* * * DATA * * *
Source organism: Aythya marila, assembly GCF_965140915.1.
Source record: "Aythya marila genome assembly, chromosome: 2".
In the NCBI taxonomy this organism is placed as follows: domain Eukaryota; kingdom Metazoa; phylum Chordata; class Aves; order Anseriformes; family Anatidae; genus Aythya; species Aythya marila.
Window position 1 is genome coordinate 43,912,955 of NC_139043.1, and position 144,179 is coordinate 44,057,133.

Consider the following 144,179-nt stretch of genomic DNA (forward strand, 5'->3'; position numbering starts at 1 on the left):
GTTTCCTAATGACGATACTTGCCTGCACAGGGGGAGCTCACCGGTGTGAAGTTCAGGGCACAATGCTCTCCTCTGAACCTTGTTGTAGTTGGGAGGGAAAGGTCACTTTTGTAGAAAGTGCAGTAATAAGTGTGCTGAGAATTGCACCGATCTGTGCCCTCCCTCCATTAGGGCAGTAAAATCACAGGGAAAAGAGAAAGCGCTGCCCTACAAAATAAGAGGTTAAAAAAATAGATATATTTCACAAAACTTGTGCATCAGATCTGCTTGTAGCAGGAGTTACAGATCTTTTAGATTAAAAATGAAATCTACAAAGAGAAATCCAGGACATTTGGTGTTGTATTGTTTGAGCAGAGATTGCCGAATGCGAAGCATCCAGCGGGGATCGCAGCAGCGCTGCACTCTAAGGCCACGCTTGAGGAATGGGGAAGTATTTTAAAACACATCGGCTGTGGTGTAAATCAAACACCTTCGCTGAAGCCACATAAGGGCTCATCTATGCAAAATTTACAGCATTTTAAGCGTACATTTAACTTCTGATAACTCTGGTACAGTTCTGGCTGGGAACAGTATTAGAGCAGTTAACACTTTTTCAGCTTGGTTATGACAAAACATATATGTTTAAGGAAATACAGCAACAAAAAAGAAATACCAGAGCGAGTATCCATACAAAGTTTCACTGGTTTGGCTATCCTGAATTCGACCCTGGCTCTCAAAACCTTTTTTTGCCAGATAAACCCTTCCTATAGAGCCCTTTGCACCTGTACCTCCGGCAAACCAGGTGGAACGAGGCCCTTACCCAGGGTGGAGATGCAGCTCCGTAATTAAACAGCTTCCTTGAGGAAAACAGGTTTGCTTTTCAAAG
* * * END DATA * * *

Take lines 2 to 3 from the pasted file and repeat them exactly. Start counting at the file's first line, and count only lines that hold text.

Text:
Source record: "Aythya marila genome assembly, chromosome: 2".
In the NCBI taxonomy this organism is placed as follows: domain Eukaryota; kingdom Metazoa; phylum Chordata; class Aves; order Anseriformes; family Anatidae; genus Aythya; species Aythya marila.